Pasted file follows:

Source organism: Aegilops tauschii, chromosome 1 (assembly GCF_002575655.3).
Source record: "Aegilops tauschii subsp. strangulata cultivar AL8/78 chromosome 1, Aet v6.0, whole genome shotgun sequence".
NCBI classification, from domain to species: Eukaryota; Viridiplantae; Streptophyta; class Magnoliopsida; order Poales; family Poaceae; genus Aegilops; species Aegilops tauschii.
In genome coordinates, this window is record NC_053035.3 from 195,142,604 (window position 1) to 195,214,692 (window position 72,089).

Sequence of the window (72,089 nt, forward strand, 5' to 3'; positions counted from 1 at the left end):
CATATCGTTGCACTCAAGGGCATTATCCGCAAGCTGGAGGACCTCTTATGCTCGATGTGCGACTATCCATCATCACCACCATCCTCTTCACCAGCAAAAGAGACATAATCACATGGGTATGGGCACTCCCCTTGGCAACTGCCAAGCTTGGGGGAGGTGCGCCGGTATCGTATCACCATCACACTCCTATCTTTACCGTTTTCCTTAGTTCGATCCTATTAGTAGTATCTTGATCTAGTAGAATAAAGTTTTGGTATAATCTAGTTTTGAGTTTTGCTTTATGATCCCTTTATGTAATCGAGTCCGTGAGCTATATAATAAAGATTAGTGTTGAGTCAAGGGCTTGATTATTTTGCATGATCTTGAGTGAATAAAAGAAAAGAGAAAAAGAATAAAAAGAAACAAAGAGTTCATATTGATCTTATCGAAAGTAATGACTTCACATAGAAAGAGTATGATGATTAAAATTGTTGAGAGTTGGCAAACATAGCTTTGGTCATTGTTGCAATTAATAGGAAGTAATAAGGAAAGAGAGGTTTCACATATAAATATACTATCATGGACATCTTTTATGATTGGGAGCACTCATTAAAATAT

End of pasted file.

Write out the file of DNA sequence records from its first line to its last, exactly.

Source organism: Aegilops tauschii, chromosome 1 (assembly GCF_002575655.3).
Source record: "Aegilops tauschii subsp. strangulata cultivar AL8/78 chromosome 1, Aet v6.0, whole genome shotgun sequence".
NCBI classification, from domain to species: Eukaryota; Viridiplantae; Streptophyta; class Magnoliopsida; order Poales; family Poaceae; genus Aegilops; species Aegilops tauschii.
In genome coordinates, this window is record NC_053035.3 from 195,142,604 (window position 1) to 195,214,692 (window position 72,089).

Sequence of the window (72,089 nt, forward strand, 5' to 3'; positions counted from 1 at the left end):
CATATCGTTGCACTCAAGGGCATTATCCGCAAGCTGGAGGACCTCTTATGCTCGATGTGCGACTATCCATCATCACCACCATCCTCTTCACCAGCAAAAGAGACATAATCACATGGGTATGGGCACTCCCCTTGGCAACTGCCAAGCTTGGGGGAGGTGCGCCGGTATCGTATCACCATCACACTCCTATCTTTACCGTTTTCCTTAGTTCGATCCTATTAGTAGTATCTTGATCTAGTAGAATAAAGTTTTGGTATAATCTAGTTTTGAGTTTTGCTTTATGATCCCTTTATGTAATCGAGTCCGTGAGCTATATAATAAAGATTAGTGTTGAGTCAAGGGCTTGATTATTTTGCATGATCTTGAGTGAATAAAAGAAAAGAGAAAAAGAATAAAAAGAAACAAAGAGTTCATATTGATCTTATCGAAAGTAATGACTTCACATAGAAAGAGTATGATGATTAAAATTGTTGAGAGTTGGCAAACATAGCTTTGGTCATTGTTGCAATTAATAGGAAGTAATAAGGAAAGAGAGGTTTCACATATAAATATACTATCATGGACATCTTTTATGATTGGGAGCACTCATTAAAATAT